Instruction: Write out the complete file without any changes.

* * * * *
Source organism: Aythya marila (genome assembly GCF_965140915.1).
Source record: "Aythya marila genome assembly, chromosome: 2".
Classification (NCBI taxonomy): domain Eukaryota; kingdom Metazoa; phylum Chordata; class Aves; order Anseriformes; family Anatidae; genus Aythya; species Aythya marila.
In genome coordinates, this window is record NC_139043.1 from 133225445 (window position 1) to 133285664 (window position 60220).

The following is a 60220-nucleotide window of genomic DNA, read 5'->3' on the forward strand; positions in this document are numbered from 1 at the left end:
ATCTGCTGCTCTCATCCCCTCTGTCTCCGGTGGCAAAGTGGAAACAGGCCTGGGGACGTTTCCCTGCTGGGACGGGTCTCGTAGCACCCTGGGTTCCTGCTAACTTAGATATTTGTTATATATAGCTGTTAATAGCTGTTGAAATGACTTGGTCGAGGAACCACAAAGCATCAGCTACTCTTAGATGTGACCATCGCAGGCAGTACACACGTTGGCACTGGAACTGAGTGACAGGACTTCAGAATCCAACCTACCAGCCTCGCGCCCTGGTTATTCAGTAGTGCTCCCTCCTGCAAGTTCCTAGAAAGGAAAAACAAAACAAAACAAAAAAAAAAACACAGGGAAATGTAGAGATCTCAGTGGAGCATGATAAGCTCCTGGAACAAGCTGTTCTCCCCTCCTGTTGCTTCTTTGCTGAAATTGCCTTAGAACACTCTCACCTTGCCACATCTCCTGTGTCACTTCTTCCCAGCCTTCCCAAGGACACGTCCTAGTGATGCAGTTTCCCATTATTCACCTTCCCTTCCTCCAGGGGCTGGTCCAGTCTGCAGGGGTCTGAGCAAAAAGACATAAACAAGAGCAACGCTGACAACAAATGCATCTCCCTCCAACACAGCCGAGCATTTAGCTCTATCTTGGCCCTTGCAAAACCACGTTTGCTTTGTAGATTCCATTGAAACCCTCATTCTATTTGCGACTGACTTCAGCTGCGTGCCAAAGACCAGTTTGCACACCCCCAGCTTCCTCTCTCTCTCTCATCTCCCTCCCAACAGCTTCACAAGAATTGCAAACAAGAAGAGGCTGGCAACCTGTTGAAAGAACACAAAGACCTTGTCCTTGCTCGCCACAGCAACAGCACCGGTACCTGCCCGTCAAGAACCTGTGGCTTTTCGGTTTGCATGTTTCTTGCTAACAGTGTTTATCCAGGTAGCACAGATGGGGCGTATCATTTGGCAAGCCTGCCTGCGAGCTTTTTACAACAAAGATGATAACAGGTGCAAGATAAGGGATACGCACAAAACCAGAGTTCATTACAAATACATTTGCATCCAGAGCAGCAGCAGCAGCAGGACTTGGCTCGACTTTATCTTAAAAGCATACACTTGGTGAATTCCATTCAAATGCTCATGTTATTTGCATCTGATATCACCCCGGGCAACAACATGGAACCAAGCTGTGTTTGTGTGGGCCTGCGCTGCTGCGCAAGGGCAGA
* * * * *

Source organism: Aythya marila (genome assembly GCF_965140915.1).
Source record: "Aythya marila genome assembly, chromosome: 2".
Classification (NCBI taxonomy): domain Eukaryota; kingdom Metazoa; phylum Chordata; class Aves; order Anseriformes; family Anatidae; genus Aythya; species Aythya marila.
In genome coordinates, this window is record NC_139043.1 from 133225445 (window position 1) to 133285664 (window position 60220).

The following is a 60220-nucleotide window of genomic DNA, read 5'->3' on the forward strand; positions in this document are numbered from 1 at the left end:
ATCTGCTGCTCTCATCCCCTCTGTCTCCGGTGGCAAAGTGGAAACAGGCCTGGGGACGTTTCCCTGCTGGGACGGGTCTCGTAGCACCCTGGGTTCCTGCTAACTTAGATATTTGTTATATATAGCTGTTAATAGCTGTTGAAATGACTTGGTCGAGGAACCACAAAGCATCAGCTACTCTTAGATGTGACCATCGCAGGCAGTACACACGTTGGCACTGGAACTGAGTGACAGGACTTCAGAATCCAACCTACCAGCCTCGCGCCCTGGTTATTCAGTAGTGCTCCCTCCTGCAAGTTCCTAGAAAGGAAAAACAAAACAAAACAAAAAAAAAAACACAGGGAAATGTAGAGATCTCAGTGGAGCATGATAAGCTCCTGGAACAAGCTGTTCTCCCCTCCTGTTGCTTCTTTGCTGAAATTGCCTTAGAACACTCTCACCTTGCCACATCTCCTGTGTCACTTCTTCCCAGCCTTCCCAAGGACACGTCCTAGTGATGCAGTTTCCCATTATTCACCTTCCCTTCCTCCAGGGGCTGGTCCAGTCTGCAGGGGTCTGAGCAAAAAGACATAAACAAGAGCAACGCTGACAACAAATGCATCTCCCTCCAACACAGCCGAGCATTTAGCTCTATCTTGGCCCTTGCAAAACCACGTTTGCTTTGTAGATTCCATTGAAACCCTCATTCTATTTGCGACTGACTTCAGCTGCGTGCCAAAGACCAGTTTGCACACCCCCAGCTTCCTCTCTCTCTCTCATCTCCCTCCCAACAGCTTCACAAGAATTGCAAACAAGAAGAGGCTGGCAACCTGTTGAAAGAACACAAAGACCTTGTCCTTGCTCGCCACAGCAACAGCACCGGTACCTGCCCGTCAAGAACCTGTGGCTTTTCGGTTTGCATGTTTCTTGCTAACAGTGTTTATCCAGGTAGCACAGATGGGGCGTATCATTTGGCAAGCCTGCCTGCGAGCTTTTTACAACAAAGATGATAACAGGTGCAAGATAAGGGATACGCACAAAACCAGAGTTCATTACAAATACATTTGCATCCAGAGCAGCAGCAGCAGCAGGACTTGGCTCGACTTTATCTTAAAAGCATACACTTGGTGAATTCCATTCAAATGCTCATGTTATTTGCATCTGATATCACCCCGGGCAACAACATGGAACCAAGCTGTGTTTGTGTGGGCCTGCGCTGCTGCGCAAGGGCAGA